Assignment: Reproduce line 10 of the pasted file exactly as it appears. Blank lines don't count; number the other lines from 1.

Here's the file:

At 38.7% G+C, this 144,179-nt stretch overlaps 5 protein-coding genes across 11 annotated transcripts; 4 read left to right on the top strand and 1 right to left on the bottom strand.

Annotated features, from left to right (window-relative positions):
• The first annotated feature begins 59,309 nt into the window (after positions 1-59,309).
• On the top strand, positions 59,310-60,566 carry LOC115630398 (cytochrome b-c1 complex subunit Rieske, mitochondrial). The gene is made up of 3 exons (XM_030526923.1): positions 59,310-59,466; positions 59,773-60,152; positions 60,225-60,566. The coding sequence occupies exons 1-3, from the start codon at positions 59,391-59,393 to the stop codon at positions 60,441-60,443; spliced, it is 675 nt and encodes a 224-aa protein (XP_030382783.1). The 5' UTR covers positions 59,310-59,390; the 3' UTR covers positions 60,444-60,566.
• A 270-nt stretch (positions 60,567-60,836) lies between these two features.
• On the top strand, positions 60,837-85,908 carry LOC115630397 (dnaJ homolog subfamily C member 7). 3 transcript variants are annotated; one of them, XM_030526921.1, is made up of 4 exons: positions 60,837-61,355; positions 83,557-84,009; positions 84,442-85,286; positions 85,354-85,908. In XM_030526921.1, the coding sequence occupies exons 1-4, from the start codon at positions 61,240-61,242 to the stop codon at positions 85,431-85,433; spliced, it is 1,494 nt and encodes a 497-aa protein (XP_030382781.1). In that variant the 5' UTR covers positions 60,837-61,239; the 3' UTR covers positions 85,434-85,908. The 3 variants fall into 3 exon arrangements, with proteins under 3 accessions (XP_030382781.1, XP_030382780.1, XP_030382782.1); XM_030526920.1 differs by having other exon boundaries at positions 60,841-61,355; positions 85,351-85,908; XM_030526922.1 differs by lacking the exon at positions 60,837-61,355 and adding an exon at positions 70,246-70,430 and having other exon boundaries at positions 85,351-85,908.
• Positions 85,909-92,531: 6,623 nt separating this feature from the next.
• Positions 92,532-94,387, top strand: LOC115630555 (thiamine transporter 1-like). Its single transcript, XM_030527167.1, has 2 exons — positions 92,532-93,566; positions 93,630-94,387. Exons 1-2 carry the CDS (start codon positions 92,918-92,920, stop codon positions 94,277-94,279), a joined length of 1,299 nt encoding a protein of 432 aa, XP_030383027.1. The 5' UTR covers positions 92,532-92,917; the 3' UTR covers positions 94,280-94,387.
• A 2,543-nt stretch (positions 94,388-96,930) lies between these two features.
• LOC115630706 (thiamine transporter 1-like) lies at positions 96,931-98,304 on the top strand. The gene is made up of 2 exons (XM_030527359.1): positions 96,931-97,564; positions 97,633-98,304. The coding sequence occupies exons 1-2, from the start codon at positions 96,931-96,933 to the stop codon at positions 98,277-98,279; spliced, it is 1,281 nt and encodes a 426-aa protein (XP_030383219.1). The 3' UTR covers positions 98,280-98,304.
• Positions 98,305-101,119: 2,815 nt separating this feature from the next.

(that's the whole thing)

• LOC115630706 (thiamine transporter 1-like) lies at positions 96,931-98,304 on the top strand. The gene is made up of 2 exons (XM_030527359.1): positions 96,931-97,564; positions 97,633-98,304. The coding sequence occupies exons 1-2, from the start codon at positions 96,931-96,933 to the stop codon at positions 98,277-98,279; spliced, it is 1,281 nt and encodes a 426-aa protein (XP_030383219.1). The 3' UTR covers positions 98,280-98,304.